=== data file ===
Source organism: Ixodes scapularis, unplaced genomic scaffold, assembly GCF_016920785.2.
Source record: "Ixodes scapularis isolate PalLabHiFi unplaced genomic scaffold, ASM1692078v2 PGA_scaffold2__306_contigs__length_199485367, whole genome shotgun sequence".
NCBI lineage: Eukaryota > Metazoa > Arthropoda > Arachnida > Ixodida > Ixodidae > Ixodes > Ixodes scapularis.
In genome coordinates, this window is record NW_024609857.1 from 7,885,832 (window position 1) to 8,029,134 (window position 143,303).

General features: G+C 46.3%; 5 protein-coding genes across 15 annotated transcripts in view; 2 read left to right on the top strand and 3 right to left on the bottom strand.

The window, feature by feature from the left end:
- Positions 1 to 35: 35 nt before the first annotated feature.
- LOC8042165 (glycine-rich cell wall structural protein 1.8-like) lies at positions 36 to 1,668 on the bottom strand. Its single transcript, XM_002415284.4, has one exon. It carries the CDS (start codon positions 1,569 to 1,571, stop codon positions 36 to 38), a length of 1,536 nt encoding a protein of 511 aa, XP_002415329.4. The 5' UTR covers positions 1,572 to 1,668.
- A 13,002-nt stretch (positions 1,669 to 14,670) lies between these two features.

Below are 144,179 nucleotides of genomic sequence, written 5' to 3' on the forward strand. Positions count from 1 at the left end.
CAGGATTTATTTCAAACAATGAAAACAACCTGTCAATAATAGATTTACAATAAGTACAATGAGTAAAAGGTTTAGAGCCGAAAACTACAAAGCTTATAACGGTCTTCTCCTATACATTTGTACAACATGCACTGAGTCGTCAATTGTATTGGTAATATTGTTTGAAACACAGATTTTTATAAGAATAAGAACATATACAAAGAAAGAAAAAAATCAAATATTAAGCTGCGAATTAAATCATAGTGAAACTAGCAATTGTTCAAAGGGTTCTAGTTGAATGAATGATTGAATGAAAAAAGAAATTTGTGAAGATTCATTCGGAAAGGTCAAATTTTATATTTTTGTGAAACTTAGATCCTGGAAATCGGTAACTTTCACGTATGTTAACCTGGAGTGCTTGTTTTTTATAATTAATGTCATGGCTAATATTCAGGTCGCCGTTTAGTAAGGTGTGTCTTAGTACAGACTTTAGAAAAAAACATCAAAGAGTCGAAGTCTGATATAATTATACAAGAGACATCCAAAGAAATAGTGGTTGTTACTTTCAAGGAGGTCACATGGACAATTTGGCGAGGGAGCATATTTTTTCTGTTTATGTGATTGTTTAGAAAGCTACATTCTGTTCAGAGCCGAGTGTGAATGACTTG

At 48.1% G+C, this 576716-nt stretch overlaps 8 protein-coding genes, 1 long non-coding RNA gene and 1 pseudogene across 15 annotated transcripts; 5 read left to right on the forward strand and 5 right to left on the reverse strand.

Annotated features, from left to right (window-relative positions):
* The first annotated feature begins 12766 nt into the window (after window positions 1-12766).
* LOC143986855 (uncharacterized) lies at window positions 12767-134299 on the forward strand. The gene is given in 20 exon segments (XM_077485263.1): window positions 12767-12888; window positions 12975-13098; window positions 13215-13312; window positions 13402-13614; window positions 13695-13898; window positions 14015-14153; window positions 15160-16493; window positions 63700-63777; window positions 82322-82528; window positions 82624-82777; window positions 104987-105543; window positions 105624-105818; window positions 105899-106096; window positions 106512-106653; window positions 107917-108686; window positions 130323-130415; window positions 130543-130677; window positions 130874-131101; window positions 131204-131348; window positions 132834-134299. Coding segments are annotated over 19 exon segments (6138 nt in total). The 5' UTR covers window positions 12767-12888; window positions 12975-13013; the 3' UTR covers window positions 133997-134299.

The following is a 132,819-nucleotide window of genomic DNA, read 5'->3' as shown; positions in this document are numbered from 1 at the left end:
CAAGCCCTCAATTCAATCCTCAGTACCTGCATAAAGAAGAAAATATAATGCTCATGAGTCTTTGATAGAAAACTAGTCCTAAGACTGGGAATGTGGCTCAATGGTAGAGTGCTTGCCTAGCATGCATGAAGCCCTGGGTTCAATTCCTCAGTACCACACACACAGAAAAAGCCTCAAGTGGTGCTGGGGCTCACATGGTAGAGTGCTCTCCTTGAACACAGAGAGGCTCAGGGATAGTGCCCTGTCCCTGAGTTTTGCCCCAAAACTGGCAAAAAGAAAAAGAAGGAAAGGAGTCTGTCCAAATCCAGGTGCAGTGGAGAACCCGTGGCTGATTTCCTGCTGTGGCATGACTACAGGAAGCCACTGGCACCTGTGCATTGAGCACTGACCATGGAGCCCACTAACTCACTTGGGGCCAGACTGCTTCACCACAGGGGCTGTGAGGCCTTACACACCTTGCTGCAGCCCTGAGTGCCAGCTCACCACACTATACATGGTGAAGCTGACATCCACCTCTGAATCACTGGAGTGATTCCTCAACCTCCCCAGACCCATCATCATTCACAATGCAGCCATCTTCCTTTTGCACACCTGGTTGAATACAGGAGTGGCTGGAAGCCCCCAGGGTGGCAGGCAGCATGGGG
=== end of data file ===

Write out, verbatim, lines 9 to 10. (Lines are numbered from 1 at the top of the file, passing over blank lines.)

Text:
- A 13,002-nt stretch (positions 1,669 to 14,670) lies between these two features.

Below are 144,179 nucleotides of genomic sequence, written 5' to 3' on the forward strand. Positions count from 1 at the left end.